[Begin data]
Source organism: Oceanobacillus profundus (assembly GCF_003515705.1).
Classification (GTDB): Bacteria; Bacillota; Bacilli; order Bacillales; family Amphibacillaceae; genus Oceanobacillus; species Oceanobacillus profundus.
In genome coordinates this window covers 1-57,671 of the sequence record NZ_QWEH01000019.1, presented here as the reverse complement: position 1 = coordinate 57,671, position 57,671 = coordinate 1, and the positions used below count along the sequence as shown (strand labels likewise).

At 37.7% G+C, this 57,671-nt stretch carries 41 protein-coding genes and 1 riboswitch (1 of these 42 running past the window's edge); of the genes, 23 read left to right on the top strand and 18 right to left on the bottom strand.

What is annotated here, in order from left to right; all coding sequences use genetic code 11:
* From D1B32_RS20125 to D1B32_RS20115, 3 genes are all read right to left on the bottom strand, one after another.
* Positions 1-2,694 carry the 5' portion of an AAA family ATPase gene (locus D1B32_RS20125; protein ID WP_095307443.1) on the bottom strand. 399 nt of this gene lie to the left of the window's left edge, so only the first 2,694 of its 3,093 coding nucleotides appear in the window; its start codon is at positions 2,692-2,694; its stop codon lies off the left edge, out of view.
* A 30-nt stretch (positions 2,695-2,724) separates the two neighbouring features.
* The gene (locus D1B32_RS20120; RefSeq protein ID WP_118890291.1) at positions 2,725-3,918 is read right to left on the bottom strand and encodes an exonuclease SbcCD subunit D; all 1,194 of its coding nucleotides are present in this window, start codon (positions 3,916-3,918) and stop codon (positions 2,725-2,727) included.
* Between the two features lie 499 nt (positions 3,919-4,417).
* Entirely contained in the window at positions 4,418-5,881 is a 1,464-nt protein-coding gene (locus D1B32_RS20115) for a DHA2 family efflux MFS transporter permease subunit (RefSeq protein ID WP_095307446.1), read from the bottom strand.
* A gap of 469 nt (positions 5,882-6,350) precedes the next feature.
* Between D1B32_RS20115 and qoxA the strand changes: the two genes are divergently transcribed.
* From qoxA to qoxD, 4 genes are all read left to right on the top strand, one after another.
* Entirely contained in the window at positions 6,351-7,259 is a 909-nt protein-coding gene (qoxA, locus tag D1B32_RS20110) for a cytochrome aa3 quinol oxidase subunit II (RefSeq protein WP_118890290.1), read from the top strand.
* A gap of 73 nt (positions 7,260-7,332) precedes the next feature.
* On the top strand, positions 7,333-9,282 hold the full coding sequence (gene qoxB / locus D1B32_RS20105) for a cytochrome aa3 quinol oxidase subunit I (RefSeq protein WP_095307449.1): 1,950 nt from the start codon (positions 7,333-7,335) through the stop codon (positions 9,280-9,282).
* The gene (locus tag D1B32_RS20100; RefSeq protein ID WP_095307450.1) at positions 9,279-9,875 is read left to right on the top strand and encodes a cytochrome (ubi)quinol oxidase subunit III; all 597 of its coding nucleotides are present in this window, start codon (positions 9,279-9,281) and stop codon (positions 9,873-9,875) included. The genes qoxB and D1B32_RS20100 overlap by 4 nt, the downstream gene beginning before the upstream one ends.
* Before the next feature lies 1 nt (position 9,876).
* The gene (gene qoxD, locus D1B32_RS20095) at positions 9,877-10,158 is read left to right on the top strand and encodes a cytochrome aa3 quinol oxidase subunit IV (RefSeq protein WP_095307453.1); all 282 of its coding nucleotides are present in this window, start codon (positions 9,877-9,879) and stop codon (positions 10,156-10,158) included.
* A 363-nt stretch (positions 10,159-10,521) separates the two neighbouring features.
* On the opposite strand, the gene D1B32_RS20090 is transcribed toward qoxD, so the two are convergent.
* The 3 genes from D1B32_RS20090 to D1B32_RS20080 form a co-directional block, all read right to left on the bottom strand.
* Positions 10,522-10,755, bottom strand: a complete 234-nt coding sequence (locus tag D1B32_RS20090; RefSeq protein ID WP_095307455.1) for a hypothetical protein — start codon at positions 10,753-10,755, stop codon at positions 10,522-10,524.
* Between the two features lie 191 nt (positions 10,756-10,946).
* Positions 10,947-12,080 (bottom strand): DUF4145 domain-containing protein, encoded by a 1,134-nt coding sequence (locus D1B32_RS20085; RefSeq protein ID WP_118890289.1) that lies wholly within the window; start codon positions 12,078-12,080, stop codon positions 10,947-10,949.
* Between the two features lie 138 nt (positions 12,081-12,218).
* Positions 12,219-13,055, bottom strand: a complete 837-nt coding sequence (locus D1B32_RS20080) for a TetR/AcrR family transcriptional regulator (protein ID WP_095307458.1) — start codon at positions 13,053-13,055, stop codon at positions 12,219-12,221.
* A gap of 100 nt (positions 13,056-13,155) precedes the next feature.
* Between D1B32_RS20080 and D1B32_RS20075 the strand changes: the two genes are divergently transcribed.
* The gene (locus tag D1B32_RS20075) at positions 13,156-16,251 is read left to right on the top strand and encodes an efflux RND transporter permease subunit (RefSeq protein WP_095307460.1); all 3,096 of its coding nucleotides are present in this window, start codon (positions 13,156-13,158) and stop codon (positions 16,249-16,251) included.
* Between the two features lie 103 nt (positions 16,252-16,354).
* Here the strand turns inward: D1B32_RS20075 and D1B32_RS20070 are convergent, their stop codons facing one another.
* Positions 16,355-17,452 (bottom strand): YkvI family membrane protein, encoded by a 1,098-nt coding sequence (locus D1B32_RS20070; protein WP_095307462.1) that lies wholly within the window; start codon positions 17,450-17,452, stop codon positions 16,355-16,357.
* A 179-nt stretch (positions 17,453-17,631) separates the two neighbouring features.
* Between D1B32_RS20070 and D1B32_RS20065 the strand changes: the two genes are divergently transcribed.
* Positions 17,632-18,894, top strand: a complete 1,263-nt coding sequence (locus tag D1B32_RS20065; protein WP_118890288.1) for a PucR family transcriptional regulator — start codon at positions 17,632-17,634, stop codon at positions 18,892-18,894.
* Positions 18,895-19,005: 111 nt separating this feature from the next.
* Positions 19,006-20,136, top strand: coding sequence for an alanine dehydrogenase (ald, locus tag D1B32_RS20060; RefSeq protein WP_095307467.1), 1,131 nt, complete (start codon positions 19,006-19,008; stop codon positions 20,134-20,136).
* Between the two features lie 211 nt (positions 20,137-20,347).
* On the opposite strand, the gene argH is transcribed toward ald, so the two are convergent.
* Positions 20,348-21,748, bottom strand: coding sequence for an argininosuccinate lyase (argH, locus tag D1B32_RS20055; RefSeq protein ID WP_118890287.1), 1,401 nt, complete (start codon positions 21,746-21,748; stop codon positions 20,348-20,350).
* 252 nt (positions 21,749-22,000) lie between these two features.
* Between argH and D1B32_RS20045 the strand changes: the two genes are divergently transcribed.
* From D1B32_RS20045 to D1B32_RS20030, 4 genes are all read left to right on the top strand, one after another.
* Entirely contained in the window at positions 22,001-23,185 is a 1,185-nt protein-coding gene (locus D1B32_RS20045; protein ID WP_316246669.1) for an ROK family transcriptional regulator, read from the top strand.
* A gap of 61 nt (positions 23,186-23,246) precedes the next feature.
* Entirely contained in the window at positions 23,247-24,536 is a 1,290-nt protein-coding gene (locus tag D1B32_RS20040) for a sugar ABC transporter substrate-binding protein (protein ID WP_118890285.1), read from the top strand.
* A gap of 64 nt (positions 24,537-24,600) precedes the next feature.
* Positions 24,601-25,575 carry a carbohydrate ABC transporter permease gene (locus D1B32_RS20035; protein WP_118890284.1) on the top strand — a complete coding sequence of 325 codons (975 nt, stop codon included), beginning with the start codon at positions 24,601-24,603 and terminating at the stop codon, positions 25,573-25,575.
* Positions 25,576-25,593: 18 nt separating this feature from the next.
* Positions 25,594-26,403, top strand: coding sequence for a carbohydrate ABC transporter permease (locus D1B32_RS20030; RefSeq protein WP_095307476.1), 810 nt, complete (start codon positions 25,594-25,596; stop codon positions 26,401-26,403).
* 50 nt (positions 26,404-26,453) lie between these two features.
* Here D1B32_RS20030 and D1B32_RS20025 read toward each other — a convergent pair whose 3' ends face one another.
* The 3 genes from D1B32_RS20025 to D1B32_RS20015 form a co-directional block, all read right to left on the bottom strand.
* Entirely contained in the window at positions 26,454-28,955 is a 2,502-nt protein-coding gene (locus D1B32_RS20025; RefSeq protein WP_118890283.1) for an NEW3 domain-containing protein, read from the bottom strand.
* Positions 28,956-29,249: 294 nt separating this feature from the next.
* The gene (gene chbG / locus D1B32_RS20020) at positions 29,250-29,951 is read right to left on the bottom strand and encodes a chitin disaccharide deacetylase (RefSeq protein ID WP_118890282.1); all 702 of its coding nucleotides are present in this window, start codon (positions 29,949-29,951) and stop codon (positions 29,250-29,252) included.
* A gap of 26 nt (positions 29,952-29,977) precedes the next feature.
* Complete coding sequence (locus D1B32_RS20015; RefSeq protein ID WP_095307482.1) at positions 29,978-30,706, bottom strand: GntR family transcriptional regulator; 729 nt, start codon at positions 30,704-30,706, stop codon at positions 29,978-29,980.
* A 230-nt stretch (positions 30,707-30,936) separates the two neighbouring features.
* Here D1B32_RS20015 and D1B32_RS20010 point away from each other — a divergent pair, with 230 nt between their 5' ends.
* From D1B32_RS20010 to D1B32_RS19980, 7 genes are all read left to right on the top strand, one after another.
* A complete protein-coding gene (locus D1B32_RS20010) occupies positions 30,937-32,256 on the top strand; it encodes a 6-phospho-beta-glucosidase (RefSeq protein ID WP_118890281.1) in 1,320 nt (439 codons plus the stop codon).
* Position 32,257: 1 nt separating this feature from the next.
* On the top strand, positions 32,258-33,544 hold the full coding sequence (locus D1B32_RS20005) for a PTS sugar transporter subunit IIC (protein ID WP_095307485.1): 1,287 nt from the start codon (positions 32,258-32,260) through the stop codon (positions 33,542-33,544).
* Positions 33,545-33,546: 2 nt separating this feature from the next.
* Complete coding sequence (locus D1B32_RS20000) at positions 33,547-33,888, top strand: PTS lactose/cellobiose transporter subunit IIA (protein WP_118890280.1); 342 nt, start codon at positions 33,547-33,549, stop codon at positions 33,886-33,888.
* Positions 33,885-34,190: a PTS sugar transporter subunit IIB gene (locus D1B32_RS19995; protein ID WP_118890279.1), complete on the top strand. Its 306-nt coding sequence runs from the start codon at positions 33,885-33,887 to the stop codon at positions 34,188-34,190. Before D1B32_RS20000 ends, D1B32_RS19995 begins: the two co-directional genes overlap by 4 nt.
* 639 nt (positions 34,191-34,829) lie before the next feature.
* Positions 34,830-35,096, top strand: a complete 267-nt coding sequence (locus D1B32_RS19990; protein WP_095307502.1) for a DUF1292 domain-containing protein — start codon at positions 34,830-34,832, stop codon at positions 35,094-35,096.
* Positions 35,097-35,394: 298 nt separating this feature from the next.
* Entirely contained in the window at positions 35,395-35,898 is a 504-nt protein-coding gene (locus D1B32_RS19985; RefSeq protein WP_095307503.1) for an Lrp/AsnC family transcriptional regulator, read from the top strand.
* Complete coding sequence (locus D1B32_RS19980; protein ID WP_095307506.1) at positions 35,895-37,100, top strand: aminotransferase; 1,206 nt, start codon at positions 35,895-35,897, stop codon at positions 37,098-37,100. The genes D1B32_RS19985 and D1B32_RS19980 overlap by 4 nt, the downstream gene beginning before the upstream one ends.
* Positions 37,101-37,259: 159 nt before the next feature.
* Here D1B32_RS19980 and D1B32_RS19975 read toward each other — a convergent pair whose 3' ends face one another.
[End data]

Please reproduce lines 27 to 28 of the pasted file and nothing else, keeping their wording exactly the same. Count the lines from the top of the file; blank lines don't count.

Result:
* Between the two features lie 138 nt (positions 12,081-12,218).
* Positions 12,219-13,055, bottom strand: a complete 837-nt coding sequence (locus D1B32_RS20080) for a TetR/AcrR family transcriptional regulator (protein ID WP_095307458.1) — start codon at positions 13,053-13,055, stop codon at positions 12,219-12,221.